"Young people who are of the most interest to advertisers spend a lot of time on social media," said Duncan Stewart, director of research for technology, media and telecommunications for Deloitte.

"They are so used to consuming things like Netflix and over-the-top services [and with] ad blockers on their computers and on their smartphones, that they are seeing fewer and fewer traditional ads," he said in an interview with CBC News.

"The one place that young people still see ads, and seem to tolerate it, is in their social media feeds, so at a really high level, the reason people are so obsessed with social media and advertising, is it's one of the forms of advertising that young people are having a lot of trouble avoiding."

The one place that young people still see ads, and seem to tolerate it, is in their social media feeds.- Duncan Stewart, analyst

Video ads for Snap's younger user base could be Snapchat's competitive advantage over Facebook, Twitter and others. But that growth has slowed in recent months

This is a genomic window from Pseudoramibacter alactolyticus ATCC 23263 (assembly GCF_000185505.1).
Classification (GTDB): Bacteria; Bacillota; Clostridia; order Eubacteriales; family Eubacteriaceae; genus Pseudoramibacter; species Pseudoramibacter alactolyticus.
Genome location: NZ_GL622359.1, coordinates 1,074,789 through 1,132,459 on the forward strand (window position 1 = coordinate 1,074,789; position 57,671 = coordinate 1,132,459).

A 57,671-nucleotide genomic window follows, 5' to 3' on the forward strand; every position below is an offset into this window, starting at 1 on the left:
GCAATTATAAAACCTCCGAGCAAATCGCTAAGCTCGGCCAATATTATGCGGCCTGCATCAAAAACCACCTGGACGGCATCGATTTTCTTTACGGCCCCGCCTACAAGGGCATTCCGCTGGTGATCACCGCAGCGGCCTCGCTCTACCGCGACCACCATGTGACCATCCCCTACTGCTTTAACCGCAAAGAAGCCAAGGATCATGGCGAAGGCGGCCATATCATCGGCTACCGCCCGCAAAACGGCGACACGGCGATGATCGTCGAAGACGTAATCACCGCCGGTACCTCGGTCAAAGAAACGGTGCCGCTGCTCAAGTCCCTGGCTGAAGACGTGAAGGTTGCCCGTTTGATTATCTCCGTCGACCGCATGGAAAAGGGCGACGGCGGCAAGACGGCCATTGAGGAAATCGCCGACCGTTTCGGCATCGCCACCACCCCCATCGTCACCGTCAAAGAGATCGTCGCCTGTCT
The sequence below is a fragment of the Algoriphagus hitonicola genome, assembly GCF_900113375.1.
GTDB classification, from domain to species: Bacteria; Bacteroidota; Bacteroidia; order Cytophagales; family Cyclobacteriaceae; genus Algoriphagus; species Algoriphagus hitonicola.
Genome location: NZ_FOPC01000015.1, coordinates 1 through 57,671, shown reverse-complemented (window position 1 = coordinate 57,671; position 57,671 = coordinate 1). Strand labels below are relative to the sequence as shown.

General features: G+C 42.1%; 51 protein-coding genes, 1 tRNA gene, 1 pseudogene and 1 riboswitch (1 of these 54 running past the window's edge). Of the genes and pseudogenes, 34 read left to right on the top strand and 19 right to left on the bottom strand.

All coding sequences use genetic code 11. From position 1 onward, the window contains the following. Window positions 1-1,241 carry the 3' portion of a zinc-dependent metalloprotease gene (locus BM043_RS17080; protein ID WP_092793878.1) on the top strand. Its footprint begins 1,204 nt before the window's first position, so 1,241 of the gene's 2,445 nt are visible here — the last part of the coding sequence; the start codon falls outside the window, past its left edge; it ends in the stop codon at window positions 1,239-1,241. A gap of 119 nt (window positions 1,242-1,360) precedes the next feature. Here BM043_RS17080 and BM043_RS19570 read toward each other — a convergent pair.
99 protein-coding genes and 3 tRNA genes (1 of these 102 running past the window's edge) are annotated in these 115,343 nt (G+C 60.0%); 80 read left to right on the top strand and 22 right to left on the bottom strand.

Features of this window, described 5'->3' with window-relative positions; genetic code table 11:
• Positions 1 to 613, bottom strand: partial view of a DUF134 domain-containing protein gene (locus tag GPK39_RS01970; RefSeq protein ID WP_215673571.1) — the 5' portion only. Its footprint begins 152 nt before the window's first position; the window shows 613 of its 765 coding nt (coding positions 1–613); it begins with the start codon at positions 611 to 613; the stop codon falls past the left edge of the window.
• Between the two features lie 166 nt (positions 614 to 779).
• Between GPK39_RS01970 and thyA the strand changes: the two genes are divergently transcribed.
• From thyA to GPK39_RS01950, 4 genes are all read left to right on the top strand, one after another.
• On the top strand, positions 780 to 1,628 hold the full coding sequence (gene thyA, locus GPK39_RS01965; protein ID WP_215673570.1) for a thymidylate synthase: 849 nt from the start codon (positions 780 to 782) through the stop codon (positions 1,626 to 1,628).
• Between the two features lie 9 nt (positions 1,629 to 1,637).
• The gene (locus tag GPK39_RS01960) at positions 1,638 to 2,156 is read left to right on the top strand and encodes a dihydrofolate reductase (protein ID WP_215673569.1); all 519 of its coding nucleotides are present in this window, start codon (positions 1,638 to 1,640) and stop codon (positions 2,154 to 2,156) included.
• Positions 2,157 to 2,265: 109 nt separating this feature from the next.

Part of that is because the 800-pound gorilla that is Facebook is fighting back. Facebook-owned Instagram mimicked Snapchat's "stories" feature last August, and Snapchat's growth has been slowing ever since. 

With the feature, photos and videos shared by users play in a loop for 24 hours, then disappear. The feature helped Snapchat recover from stagnant growth before, but now it's no longer unique to Snapchat. After adding 36 million daily active users during the first half of last year, Snapchat picked up just 15 million in the second half.

The number of people downloading Instagram's app has been accelerating during the past six months, suggesting a gradual shift away from the Snapchat app, based on an analysis financial advice site ValuePenguin did of activity in Apple's app store.

A soaring stock price on the IPO day looks good for Snap, but that doesn't mean its troubles are over.

"What that number means for the longer term — very little," said Chi-Hua Chien, managing partner at Goodwater Capital who originated the venture capital firm Accel Partners' investment in Facebook and later invested in Twitter while at another firm.